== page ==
Monday, 2 April 2012

MORBID ANGEL - Covenant (1993)

01  Rapture
02  Pain Divine
03  World Of Shit (The Promised Land)
04  Vengeance Is Mine
05  The Lion's Den
06  Blood On My Hands
07  Angel Of Disease
08  Sworn To The Black
09  Nar Mattaru
10  God Of Emptiness

Covenant is the third official full-length album by Florida based death metal masters Morbid Angel. It was released on June 22, 1993. This album represented Morbid Angel's first foray into mainstream metal, through their contract with Giant Records. The music video for "God of Emptiness" was featured on Beavis & Butt-head and received quite a lot of airplay on MTV. According to Nielsen Soundscan, Covenant is the best selling death metal album of all time, with sales of over 127,000 in the United States alone.

The style of this album is more akin to the slower style of the previous album Blessed Are the Sick. Covering a relatively large amount of ground for a death metal album, with tempo changes aplenty, disonnant solos, and tons of tremolo and alternate picking - The album couldn't really be considered "brutal" as a lot of death metal is, though it is at times very fast. Pete Sandoval was (and in many circles still is) known as the essential center of metal drumming. His work on 'Covenant' may be the pinnacle of his abilites. His speed is unmatched on tracks like 'Rapture', and his choice of rhythms is, as always, flawless when mirroring guitar or vocals, on, for example, 'Vengeance Is Mine'. Notable is his increased used of non-ostinato snare rhythms that function well at accenting the guitars. Trey Azagthoth's guitar work here is awesome, especially on "Rapture", "World of Shit (The Promised Land)", "The Lion's Den" "Sworn to the Black". Then of course, there's David Vincent and his brilliant guttural growls. This is the first album where his vocals are truly guttural and this fits with the music perfectly. Demonic, vicious, malevolent, and determined, Vincent growls his hatred against Christianity and his belief in Satan song after song, never once losing the intensity.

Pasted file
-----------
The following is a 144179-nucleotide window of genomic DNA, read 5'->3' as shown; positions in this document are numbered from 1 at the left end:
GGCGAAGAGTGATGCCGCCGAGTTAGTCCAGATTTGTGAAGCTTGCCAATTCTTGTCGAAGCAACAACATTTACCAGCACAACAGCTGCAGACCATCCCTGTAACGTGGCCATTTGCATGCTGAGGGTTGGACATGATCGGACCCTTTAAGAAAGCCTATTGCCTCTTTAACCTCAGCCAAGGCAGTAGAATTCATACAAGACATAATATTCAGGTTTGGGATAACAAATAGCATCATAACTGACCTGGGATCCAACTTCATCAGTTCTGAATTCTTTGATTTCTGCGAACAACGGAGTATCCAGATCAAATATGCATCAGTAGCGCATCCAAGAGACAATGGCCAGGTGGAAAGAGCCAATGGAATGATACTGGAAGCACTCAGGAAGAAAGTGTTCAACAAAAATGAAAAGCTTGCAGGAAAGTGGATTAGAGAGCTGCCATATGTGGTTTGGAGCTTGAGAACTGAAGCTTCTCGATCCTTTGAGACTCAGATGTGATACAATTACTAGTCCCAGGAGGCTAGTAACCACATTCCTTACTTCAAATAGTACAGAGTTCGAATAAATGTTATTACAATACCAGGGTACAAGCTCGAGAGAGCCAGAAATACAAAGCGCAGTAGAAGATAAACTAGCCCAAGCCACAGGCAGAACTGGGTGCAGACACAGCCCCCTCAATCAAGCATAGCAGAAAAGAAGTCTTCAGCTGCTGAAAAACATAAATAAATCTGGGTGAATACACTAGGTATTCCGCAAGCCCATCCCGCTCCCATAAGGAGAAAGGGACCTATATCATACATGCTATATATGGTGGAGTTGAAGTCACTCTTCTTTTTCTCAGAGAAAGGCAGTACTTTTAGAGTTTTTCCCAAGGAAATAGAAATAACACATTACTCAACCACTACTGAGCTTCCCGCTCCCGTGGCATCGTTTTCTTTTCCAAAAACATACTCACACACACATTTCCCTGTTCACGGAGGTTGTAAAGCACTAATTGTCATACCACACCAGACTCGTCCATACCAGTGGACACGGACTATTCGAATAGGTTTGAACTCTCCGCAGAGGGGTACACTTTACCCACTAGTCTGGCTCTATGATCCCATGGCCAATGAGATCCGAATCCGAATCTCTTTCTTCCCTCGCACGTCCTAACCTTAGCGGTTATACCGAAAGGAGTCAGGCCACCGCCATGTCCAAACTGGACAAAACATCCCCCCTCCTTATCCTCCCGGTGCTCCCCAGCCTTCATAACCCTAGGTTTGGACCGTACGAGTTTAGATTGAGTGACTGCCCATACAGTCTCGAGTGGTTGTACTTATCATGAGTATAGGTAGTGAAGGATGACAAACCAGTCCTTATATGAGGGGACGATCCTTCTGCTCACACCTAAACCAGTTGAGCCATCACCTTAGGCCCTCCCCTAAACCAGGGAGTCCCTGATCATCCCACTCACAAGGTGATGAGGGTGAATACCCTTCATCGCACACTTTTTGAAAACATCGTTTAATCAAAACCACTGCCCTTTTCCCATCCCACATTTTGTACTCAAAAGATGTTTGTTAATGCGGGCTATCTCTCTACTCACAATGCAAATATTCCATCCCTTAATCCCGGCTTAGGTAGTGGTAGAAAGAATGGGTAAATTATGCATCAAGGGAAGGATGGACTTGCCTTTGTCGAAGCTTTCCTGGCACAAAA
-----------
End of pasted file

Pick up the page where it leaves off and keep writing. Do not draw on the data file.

This album refined on Morbid Angel's craft in an amazing way. Many consider it Morbid Angel's last great effort, while some believe it's just another link in the chain. With no notable detractors aside from maybe not being terribly different than other releases (sound-wise), or perhaps even losing the old-school production that gave Altars of Madness such an evil-sounding edge, I'd have to recommend this to anyone who partakes in listening to death metal on a regular basis.

*Some early pressings of the album had a Parental Advisory logo on the cover. Future pressings of the album were produced without the advisory.

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